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Hope meets Matthew Barzun
Former U.S. Ambassador to the U.K.

Hope meets Matthew Barzun | Kidspiration

If you were the United States’ or United Kingdom’s ambassador to another country, what do you think your job would be?

“I am the president’s personal representative in the U.K.,” said Matthew Barzun, former U.S. Ambassador to the United Kingdom of Great Britain and Northern Ireland under President Barack Obama. An ambassador is a diplomat who works on many international issues, including treaties, trade, and technology, while representing his or her government.

During his tenure, Barzun lived in London at Winfield House with his wife and three children, and their dog, Lincoln. And while there were many official meetings, dinners, and important receptions held there, he also hosted parties where his visitors could listen to popular singers and entertainers and even wear jeans!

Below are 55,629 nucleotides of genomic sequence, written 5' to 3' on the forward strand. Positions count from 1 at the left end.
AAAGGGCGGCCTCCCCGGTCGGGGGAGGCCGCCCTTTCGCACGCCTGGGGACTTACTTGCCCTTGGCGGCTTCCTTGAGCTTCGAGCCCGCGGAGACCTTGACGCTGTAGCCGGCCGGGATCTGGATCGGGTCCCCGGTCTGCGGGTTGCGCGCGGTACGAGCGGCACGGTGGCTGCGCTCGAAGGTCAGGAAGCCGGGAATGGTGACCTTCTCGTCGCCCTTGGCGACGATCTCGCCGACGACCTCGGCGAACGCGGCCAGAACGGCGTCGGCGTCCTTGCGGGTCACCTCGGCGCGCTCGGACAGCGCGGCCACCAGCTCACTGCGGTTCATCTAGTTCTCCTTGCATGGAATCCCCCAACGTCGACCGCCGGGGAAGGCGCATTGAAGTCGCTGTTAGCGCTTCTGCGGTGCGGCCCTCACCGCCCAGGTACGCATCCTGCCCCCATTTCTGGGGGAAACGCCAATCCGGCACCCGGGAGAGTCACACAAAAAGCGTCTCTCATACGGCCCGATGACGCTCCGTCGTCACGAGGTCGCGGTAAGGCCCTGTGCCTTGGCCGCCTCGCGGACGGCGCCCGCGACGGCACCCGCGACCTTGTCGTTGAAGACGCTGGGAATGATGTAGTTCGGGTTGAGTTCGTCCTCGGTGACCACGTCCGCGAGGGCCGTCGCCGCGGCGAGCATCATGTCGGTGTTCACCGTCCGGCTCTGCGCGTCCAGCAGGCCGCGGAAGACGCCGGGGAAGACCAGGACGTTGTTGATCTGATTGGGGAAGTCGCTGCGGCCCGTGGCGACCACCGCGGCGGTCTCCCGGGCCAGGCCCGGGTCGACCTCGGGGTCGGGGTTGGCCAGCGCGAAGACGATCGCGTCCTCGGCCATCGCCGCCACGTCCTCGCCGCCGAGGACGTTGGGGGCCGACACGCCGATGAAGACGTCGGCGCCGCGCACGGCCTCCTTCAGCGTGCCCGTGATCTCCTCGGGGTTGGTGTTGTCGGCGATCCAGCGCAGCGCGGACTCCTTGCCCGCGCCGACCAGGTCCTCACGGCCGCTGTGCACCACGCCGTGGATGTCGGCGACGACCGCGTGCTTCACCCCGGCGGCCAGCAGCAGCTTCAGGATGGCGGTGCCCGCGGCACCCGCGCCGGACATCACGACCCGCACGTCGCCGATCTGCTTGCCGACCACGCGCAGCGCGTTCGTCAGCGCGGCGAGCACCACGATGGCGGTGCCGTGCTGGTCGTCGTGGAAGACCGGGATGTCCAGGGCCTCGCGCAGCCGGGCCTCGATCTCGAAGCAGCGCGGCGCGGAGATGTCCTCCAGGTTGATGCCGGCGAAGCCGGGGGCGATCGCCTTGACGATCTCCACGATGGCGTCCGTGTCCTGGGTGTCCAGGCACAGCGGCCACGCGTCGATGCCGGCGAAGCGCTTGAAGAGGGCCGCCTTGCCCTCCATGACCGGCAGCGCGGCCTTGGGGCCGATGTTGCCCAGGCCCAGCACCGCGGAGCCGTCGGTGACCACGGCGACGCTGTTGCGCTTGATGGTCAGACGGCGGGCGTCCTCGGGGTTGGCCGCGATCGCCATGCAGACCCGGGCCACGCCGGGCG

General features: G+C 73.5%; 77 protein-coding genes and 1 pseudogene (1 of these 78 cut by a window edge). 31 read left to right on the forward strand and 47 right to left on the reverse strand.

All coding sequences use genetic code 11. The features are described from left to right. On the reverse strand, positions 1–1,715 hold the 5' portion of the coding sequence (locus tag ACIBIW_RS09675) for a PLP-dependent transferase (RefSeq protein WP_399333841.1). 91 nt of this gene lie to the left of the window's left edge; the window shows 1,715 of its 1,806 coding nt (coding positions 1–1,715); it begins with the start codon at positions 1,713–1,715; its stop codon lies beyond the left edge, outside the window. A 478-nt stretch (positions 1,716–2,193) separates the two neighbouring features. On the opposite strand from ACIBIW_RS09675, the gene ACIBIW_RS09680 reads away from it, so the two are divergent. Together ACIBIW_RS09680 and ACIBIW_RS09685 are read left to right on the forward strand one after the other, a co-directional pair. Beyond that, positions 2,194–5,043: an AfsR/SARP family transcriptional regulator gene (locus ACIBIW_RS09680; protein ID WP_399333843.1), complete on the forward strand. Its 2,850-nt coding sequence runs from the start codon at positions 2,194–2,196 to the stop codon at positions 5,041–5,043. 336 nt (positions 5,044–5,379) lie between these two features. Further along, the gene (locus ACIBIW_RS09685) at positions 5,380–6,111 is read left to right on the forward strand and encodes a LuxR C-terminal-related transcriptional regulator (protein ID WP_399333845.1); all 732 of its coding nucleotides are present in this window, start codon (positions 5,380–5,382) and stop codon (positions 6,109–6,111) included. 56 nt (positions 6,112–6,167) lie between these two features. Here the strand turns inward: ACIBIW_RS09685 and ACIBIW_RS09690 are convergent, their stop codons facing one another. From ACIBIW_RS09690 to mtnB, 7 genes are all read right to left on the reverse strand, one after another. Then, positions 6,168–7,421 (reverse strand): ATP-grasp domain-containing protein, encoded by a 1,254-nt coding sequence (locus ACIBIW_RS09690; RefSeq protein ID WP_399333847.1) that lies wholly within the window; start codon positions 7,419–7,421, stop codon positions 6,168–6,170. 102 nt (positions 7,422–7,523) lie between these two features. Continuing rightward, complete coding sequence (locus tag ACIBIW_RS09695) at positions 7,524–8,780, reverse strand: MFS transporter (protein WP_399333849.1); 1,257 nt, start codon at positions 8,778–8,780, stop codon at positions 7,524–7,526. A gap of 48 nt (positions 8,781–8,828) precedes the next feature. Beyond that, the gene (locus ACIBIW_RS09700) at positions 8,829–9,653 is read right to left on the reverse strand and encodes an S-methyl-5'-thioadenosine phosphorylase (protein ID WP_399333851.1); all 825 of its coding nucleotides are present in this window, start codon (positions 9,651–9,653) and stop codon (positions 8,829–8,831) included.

Mr. Barzun has been U.S. Ambassador to Sweden where he started an outreach program to meet with people in their own towns. As ambassador to the U.K., he set up the Young Leaders UK program, which connects young U.K. citizens with American officials and visitors.

Ambassador Barzun was one of the first employees of CNET Networks (now CNET), an American media website that posts information on all things tech and electronic; he’s also advised and worked for other internet companies. And he is an enthusiastic collector of vinyl records which he often plays for his Winfield House guests.

Before taking his post, Mr. Barzun asked President Barack Obama what advice he would give his ambassador. “Well, Matthew, listen …” the president said.

And listening is what the ambassador encourages all of us to do. Even if a conversation, in person or online, is awkward or angry, listening and trying to understand the other person’s argument is often the best way to a diplomatic breakthrough!

Hope interviews Matthew Barzun, former United States Ambassador to the United Kingdom, at Winfield House, London.



Hope:
Hi. I’m Hope, and today I’m meeting Ambassador Matthew Barzun, who is a US ambassador to the UK. I’m a Winfield House, his residence in London. And I’m hoping to learn from Ambassador Barzun how to be diplomatic. Let’s go and talk to him.

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Hope:
Hi, Ambassador Barzun. It’s really nice to meet you.